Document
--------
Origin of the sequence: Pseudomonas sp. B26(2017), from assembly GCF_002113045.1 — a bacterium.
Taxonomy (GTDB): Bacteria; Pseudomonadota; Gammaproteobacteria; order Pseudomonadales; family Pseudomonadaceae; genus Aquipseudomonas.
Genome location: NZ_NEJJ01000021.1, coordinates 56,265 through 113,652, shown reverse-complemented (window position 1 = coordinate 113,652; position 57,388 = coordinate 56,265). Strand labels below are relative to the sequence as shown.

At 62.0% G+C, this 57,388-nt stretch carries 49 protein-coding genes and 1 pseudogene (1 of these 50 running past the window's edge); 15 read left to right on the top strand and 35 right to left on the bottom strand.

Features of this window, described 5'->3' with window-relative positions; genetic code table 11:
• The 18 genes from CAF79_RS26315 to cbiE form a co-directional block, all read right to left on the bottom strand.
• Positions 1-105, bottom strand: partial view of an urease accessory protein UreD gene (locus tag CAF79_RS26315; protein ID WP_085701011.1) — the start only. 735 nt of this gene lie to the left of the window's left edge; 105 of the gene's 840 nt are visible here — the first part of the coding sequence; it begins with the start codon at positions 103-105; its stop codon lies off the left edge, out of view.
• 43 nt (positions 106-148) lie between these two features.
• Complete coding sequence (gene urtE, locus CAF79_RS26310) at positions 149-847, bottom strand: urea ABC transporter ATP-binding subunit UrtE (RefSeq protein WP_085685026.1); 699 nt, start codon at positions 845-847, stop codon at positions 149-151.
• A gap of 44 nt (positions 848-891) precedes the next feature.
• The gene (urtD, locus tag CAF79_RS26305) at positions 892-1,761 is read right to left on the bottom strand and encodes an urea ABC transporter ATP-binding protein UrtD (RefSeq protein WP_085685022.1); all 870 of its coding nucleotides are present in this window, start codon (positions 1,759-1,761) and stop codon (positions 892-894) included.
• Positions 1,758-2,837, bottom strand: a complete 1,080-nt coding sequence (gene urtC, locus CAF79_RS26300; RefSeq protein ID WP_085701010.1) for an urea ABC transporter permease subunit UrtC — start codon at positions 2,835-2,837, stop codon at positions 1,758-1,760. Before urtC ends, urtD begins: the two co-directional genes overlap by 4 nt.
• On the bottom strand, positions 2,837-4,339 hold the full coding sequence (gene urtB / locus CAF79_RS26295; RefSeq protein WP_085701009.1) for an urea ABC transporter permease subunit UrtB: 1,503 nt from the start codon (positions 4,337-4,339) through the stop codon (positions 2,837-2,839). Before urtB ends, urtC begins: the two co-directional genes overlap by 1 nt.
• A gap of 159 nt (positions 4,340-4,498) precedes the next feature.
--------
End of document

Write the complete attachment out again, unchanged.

Origin of the sequence: Pseudomonas sp. B26(2017), from assembly GCF_002113045.1 — a bacterium.
Taxonomy (GTDB): Bacteria; Pseudomonadota; Gammaproteobacteria; order Pseudomonadales; family Pseudomonadaceae; genus Aquipseudomonas.
Genome location: NZ_NEJJ01000021.1, coordinates 56,265 through 113,652, shown reverse-complemented (window position 1 = coordinate 113,652; position 57,388 = coordinate 56,265). Strand labels below are relative to the sequence as shown.

At 62.0% G+C, this 57,388-nt stretch carries 49 protein-coding genes and 1 pseudogene (1 of these 50 running past the window's edge); 15 read left to right on the top strand and 35 right to left on the bottom strand.

Features of this window, described 5'->3' with window-relative positions; genetic code table 11:
• The 18 genes from CAF79_RS26315 to cbiE form a co-directional block, all read right to left on the bottom strand.
• Positions 1-105, bottom strand: partial view of an urease accessory protein UreD gene (locus tag CAF79_RS26315; protein ID WP_085701011.1) — the start only. 735 nt of this gene lie to the left of the window's left edge; 105 of the gene's 840 nt are visible here — the first part of the coding sequence; it begins with the start codon at positions 103-105; its stop codon lies off the left edge, out of view.
• 43 nt (positions 106-148) lie between these two features.
• Complete coding sequence (gene urtE, locus CAF79_RS26310) at positions 149-847, bottom strand: urea ABC transporter ATP-binding subunit UrtE (RefSeq protein WP_085685026.1); 699 nt, start codon at positions 845-847, stop codon at positions 149-151.
• A gap of 44 nt (positions 848-891) precedes the next feature.
• The gene (urtD, locus tag CAF79_RS26305) at positions 892-1,761 is read right to left on the bottom strand and encodes an urea ABC transporter ATP-binding protein UrtD (RefSeq protein WP_085685022.1); all 870 of its coding nucleotides are present in this window, start codon (positions 1,759-1,761) and stop codon (positions 892-894) included.
• Positions 1,758-2,837, bottom strand: a complete 1,080-nt coding sequence (gene urtC, locus CAF79_RS26300; RefSeq protein ID WP_085701010.1) for an urea ABC transporter permease subunit UrtC — start codon at positions 2,835-2,837, stop codon at positions 1,758-1,760. Before urtC ends, urtD begins: the two co-directional genes overlap by 4 nt.
• On the bottom strand, positions 2,837-4,339 hold the full coding sequence (gene urtB / locus CAF79_RS26295; RefSeq protein WP_085701009.1) for an urea ABC transporter permease subunit UrtB: 1,503 nt from the start codon (positions 4,337-4,339) through the stop codon (positions 2,837-2,839). Before urtB ends, urtC begins: the two co-directional genes overlap by 1 nt.
• A gap of 159 nt (positions 4,340-4,498) precedes the next feature.